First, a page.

See if you can remember a time in your life when you weren’t crazy-busy. What did you like to do then?

These are the memories that come up for me:

  • Laying on the lawn and gazing up to find images in the clouds drifting overhead.
  • Making up elaborate stories and playing them out with my friends
  • Teaching myself to sew.
  • Hanging out with friends for hours, with no particular agenda in mind

Writing these things makes me realize that these memories are all from my childhood and teen years. It’s been probably decades since I did any cloud-gazing! Maybe you, too, have to go back decades to remember when you weren’t all about doing, a time when you had opportunities to just be.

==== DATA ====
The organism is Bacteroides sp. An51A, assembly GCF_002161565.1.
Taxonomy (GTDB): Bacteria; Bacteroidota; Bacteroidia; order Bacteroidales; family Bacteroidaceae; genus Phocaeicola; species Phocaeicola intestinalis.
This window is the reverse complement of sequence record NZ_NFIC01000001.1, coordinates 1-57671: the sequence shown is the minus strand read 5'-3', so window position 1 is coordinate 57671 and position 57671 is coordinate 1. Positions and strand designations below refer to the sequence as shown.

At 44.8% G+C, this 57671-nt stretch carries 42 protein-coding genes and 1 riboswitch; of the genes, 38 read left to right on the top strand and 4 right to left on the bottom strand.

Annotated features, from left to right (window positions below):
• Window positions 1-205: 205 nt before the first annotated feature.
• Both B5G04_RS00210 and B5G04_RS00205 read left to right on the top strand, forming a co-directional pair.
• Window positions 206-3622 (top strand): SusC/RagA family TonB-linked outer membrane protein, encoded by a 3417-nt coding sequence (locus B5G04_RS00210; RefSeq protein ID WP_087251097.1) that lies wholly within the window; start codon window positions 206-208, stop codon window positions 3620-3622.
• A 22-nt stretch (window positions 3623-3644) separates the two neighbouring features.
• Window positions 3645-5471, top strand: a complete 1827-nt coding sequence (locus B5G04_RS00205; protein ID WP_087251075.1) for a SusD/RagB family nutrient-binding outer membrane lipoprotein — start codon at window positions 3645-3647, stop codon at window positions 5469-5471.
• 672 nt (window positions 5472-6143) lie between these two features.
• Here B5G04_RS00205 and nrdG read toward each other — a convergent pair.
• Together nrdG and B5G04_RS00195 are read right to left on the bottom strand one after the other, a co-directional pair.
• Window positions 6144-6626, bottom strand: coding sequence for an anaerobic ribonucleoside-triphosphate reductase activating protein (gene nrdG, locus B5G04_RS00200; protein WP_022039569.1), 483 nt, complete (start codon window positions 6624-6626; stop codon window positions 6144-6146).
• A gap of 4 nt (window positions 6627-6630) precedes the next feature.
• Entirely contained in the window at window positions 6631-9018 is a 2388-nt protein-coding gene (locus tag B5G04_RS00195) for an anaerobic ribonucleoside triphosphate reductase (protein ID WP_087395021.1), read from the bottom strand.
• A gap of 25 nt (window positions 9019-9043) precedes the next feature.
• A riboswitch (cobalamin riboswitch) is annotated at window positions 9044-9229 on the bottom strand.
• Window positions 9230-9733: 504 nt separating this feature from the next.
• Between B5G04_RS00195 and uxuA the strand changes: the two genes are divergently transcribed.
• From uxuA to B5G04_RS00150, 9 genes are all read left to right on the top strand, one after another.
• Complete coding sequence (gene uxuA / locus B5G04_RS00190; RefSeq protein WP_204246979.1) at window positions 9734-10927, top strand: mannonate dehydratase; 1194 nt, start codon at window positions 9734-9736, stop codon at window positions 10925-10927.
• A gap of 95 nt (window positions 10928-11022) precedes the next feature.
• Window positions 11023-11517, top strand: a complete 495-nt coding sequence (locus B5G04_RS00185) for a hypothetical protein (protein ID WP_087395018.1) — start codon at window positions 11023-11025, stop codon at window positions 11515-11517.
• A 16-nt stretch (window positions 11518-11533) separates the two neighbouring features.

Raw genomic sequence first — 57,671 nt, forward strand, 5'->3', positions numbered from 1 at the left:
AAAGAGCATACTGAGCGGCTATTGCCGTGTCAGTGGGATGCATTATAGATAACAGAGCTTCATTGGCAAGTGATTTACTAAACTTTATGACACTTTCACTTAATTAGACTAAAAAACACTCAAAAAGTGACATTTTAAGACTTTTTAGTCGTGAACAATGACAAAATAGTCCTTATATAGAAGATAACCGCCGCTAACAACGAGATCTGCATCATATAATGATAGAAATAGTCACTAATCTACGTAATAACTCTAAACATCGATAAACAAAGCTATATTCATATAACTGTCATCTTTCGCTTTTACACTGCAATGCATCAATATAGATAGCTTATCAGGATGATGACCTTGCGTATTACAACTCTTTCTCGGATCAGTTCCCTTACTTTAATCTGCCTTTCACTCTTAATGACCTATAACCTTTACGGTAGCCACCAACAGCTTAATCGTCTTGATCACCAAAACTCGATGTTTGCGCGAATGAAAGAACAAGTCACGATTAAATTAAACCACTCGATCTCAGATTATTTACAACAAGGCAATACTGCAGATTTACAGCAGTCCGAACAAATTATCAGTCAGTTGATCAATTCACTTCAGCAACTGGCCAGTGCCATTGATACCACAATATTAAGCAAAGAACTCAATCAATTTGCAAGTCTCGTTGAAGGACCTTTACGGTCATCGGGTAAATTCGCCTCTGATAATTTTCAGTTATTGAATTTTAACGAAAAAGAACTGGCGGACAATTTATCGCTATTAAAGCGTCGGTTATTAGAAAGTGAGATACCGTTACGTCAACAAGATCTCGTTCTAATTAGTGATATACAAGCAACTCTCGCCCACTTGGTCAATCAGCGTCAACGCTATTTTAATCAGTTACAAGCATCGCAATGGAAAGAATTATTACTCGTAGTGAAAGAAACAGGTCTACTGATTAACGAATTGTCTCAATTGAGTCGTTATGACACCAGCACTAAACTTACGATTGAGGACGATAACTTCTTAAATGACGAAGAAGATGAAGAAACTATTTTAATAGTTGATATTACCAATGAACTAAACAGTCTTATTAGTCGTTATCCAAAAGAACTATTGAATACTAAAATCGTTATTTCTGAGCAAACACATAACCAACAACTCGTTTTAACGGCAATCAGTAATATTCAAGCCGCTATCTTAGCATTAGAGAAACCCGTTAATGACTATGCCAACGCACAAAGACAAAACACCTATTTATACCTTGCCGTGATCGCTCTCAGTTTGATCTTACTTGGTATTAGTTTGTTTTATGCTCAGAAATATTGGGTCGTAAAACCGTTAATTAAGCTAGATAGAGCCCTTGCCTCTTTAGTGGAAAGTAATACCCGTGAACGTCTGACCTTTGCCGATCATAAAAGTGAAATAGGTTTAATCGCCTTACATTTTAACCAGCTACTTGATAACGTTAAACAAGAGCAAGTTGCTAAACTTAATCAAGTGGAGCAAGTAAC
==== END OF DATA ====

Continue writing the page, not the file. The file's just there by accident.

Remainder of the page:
In turbulent times the pressures to be busy, giving, doing, performing, achieving and making a difference intensify. Yet we can’t add hours per week of activism without figuring out how to do less of something else. You may want to spend some time identifying how to find time for making a difference.

If you could get unbusy tomorrow, what would you do less of? What would you do more of?

This handout might help you discover your answers.


Alicia K. Anderson raises unexpected questions about what self care isFinding time for sef-care is often at the bottom of our priority lists, and it’s often seen as making time for grand gestures.. She says, “Self-care is taking care of myself, respecting myself, and honoring myself in each moment of the day-not just during down time after dinner.  I need to give my Self the small, constant, consistent gestures of love and respect that build a solid long-term relationship. Perhaps this kind of self-care is something we can find time for every day. Read what she has to say in My Self-Care Mistake.


More about getting unbusy

Making Time to Make A Difference

A Tangled Web

What Your Busyness Might Be Telling You